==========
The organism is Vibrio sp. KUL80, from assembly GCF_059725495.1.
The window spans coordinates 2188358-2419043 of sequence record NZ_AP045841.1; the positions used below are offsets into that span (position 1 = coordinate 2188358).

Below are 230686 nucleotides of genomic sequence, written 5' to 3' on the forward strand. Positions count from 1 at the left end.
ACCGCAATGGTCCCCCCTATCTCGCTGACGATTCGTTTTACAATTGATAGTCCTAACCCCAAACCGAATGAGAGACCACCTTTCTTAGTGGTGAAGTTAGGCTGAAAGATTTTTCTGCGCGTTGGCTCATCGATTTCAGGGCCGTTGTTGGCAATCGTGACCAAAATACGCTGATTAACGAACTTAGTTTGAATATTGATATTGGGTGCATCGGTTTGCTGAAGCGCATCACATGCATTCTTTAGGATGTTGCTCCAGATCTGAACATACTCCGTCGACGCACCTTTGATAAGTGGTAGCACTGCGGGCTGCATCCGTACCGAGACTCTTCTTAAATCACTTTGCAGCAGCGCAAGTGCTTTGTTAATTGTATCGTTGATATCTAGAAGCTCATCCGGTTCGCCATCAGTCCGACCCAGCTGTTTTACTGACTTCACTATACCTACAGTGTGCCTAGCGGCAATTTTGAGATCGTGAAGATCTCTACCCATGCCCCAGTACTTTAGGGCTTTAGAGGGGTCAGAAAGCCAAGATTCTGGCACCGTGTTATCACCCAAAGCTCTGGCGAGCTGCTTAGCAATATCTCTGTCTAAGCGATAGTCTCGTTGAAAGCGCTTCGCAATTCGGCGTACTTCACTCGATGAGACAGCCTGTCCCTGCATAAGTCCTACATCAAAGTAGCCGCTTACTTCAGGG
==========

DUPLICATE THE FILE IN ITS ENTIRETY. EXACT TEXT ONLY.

The organism is Vibrio sp. KUL80, from assembly GCF_059725495.1.
The window spans coordinates 2188358-2419043 of sequence record NZ_AP045841.1; the positions used below are offsets into that span (position 1 = coordinate 2188358).

Below are 230686 nucleotides of genomic sequence, written 5' to 3' on the forward strand. Positions count from 1 at the left end.
ACCGCAATGGTCCCCCCTATCTCGCTGACGATTCGTTTTACAATTGATAGTCCTAACCCCAAACCGAATGAGAGACCACCTTTCTTAGTGGTGAAGTTAGGCTGAAAGATTTTTCTGCGCGTTGGCTCATCGATTTCAGGGCCGTTGTTGGCAATCGTGACCAAAATACGCTGATTAACGAACTTAGTTTGAATATTGATATTGGGTGCATCGGTTTGCTGAAGCGCATCACATGCATTCTTTAGGATGTTGCTCCAGATCTGAACATACTCCGTCGACGCACCTTTGATAAGTGGTAGCACTGCGGGCTGCATCCGTACCGAGACTCTTCTTAAATCACTTTGCAGCAGCGCAAGTGCTTTGTTAATTGTATCGTTGATATCTAGAAGCTCATCCGGTTCGCCATCAGTCCGACCCAGCTGTTTTACTGACTTCACTATACCTACAGTGTGCCTAGCGGCAATTTTGAGATCGTGAAGATCTCTACCCATGCCCCAGTACTTTAGGGCTTTAGAGGGGTCAGAAAGCCAAGATTCTGGCACCGTGTTATCACCCAAAGCTCTGGCGAGCTGCTTAGCAATATCTCTGTCTAAGCGATAGTCTCGTTGAAAGCGCTTCGCAATTCGGCGTACTTCACTCGATGAGACAGCCTGTCCCTGCATAAGTCCTACATCAAAGTAGCCGCTTACTTCAGGG